Ulnar Collateral Ligament Reconstruction (Tommy John Procedure)
A surgical procedure performed to replace a torn or incompetent ulnar collateral ligament (UCL) of the elbow. An incision is made along the middle side of the elbow and a careful dissection is carried out to expose the UCL and its attachment sites. A tunnel is drilled at the ulnar attachment site and the graft is introduced into the tunnel. It is secured in place using an absorbable screw. Next the humeral attachment site is identified and a tunnel is drilled. The free end of the graft is passed through the tunnel. Once the graft is appropriately tightened it is secured on the humerus side with an absorbable anchor. Any intact native UCL can be sutured to the graft to reinforce the graft and promote healing.
Common Questions About Ulnar Collateral Ligament Reconstruction (Tommy John Procedure)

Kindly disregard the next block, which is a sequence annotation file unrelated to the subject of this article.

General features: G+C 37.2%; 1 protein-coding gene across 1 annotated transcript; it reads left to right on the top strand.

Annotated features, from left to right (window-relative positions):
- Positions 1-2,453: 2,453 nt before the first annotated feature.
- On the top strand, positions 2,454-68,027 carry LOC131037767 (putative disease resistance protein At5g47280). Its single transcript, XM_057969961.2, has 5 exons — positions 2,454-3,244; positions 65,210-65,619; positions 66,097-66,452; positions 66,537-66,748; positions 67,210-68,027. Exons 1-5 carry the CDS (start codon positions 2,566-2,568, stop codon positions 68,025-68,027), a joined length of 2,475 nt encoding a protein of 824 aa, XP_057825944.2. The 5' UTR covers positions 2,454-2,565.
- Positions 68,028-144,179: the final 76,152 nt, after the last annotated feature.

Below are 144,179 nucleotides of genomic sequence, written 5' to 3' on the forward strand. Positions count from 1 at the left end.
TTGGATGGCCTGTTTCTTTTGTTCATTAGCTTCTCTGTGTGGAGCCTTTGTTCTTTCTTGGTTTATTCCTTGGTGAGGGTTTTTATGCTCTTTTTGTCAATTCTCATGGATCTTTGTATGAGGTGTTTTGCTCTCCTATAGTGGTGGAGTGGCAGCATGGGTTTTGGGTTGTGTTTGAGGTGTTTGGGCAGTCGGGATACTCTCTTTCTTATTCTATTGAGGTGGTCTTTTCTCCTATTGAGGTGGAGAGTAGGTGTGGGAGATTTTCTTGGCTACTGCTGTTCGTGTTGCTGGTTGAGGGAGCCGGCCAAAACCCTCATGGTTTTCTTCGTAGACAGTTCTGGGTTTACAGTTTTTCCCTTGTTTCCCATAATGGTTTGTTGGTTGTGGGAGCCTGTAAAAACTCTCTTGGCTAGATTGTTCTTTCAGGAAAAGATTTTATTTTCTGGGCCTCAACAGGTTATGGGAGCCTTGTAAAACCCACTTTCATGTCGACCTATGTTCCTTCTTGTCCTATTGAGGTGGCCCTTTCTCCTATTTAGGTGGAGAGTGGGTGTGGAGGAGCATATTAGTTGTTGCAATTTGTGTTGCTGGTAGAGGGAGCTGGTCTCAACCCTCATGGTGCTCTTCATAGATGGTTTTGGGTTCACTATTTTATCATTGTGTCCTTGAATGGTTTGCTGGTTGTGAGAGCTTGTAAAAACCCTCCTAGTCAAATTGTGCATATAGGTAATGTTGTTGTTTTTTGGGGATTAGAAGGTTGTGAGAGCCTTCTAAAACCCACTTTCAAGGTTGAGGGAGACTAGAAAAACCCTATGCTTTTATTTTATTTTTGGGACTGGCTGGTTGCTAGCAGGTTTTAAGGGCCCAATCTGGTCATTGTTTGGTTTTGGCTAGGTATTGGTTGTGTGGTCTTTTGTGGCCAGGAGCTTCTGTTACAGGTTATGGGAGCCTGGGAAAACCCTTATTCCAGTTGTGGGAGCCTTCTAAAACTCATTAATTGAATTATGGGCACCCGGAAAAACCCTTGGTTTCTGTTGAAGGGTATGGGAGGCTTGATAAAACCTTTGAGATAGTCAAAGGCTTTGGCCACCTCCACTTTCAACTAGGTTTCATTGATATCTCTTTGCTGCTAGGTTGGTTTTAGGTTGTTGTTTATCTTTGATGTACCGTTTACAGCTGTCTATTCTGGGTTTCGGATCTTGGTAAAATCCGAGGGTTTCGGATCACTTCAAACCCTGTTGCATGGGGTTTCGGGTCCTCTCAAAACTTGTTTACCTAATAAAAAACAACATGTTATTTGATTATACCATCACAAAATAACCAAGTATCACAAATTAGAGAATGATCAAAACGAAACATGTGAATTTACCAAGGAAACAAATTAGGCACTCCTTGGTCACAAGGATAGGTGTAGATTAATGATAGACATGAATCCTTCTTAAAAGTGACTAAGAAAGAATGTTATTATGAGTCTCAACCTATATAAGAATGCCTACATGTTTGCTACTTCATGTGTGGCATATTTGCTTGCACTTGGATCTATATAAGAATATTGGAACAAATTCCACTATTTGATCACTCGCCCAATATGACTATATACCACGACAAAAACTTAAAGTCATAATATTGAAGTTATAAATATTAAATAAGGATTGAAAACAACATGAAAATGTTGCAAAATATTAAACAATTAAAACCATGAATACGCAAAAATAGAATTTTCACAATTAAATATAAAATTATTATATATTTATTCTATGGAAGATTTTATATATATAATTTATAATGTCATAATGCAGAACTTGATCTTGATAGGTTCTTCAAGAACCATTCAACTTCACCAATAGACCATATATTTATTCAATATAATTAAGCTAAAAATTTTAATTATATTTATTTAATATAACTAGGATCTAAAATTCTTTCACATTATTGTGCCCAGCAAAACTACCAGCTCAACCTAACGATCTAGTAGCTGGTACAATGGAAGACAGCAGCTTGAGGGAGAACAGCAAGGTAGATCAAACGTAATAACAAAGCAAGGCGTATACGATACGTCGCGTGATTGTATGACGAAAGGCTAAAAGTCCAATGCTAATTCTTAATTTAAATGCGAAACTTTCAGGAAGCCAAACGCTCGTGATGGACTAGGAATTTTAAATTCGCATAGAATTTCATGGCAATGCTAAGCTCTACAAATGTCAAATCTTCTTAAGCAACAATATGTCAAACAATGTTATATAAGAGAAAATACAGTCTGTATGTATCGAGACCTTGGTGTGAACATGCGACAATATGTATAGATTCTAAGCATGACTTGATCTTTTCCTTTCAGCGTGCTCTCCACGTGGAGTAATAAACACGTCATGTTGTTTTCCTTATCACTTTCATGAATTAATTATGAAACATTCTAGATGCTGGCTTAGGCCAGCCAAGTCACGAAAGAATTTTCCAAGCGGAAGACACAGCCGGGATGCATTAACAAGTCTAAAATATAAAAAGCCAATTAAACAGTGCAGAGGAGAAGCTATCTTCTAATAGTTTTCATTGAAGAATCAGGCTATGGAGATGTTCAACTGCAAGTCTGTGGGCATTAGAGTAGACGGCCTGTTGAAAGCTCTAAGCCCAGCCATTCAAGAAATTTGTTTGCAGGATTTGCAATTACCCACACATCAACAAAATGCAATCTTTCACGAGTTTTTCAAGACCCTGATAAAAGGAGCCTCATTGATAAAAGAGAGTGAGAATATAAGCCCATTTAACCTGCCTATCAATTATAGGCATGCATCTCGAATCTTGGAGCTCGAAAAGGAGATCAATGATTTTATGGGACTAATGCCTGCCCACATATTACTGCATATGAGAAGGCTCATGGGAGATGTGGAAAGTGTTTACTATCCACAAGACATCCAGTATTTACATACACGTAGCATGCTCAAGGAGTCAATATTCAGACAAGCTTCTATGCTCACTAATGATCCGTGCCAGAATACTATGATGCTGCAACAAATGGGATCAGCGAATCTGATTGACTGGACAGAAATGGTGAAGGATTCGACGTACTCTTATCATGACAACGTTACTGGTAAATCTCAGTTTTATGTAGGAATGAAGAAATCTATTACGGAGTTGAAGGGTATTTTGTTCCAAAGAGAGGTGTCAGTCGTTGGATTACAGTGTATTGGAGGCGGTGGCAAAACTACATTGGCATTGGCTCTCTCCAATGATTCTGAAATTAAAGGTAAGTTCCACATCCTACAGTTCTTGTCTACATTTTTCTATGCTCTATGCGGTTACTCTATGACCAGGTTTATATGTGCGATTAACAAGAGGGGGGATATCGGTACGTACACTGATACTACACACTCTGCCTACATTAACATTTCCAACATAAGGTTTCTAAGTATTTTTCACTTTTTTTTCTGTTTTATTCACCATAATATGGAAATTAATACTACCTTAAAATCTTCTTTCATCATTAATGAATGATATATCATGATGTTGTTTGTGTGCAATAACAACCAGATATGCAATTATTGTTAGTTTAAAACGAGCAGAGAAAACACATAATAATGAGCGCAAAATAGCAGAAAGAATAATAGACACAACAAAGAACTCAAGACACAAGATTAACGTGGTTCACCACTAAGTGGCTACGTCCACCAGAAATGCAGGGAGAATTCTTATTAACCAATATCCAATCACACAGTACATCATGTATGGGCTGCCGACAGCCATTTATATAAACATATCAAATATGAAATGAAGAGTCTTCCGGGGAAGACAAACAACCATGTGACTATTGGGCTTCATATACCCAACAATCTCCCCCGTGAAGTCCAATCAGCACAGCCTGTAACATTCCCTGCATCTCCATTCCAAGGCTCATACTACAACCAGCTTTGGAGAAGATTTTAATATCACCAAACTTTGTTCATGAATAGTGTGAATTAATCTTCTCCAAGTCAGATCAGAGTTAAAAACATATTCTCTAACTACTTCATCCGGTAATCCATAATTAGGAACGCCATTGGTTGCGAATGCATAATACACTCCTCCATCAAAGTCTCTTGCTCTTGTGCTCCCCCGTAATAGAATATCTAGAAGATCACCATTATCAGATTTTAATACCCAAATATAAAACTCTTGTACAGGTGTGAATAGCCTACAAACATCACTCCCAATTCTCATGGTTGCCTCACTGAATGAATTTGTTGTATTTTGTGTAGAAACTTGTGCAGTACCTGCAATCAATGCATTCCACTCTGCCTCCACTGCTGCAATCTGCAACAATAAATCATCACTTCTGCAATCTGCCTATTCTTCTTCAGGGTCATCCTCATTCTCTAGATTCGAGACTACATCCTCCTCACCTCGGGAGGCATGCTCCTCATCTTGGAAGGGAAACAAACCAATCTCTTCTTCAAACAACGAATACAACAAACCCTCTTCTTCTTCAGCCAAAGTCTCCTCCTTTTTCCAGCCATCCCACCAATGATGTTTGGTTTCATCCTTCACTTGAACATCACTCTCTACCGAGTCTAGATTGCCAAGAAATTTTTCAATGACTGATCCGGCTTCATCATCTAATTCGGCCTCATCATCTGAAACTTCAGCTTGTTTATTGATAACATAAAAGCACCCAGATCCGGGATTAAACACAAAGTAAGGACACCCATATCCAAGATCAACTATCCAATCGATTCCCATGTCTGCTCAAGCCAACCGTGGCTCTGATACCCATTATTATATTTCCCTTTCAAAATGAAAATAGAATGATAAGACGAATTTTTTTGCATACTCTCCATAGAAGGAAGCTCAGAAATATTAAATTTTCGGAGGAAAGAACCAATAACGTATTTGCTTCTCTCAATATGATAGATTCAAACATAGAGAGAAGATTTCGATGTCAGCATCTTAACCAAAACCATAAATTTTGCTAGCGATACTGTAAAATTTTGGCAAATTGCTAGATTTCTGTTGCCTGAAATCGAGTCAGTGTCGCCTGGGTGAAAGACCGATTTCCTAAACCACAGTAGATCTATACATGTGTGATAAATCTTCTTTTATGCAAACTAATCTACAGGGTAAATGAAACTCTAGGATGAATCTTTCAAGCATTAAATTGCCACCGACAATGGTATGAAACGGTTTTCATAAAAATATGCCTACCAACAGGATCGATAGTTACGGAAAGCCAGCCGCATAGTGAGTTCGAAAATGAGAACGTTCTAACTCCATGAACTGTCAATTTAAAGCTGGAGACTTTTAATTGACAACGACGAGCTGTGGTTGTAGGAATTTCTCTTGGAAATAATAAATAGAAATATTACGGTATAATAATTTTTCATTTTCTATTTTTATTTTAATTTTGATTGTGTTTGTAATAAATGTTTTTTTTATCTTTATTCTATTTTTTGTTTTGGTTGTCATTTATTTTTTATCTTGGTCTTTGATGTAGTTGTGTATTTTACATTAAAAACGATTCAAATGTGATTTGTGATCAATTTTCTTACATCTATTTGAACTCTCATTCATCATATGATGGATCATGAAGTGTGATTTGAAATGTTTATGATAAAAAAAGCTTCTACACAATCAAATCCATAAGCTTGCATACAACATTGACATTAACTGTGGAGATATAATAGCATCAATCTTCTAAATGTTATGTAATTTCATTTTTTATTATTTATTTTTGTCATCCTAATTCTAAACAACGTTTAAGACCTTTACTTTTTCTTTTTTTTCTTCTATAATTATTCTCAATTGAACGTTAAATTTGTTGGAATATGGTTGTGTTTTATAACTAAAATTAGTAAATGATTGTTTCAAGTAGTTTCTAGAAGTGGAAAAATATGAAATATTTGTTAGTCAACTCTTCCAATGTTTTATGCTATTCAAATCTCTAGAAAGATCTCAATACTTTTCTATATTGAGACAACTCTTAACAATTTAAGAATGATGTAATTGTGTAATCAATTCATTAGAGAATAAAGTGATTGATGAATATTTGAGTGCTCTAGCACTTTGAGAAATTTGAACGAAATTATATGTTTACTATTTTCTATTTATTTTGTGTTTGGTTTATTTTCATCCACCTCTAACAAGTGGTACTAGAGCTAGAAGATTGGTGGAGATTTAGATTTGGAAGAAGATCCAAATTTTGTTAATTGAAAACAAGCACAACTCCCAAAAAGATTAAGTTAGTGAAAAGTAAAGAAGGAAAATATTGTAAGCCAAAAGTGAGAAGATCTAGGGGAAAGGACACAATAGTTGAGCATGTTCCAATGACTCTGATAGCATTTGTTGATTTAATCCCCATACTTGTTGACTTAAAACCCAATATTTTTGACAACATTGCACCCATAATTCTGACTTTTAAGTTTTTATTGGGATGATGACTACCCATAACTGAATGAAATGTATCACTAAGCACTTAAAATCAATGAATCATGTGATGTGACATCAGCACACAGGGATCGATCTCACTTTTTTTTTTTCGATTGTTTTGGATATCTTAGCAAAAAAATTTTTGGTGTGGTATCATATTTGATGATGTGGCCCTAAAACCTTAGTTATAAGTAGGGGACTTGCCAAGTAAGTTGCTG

How is an ulnar collateral ligament reconstruction (Tommy John Procedure) performed?
First, a graft is harvested. An incision is made in the elbow and the UCL is exposed. Damaged tissue is removed and tunnels are drilled in the humerus and ulna. The graft is passed through these tunnels and secured with an absorbable anchor.
Where do grafts for an ulnar collateral ligament reconstruction come from?
The most common grafts are autografts taken from the Palmaris longus tendon of the forearm, hamstring tendon, or big toe extensor tendon. An allograft may also be used as well.
How long does a Tommy John Procedure take?
An Ulnar Collateral Ligament Reconstruction, or Tommy John Procedure, usually takes 60-90 minutes to perform.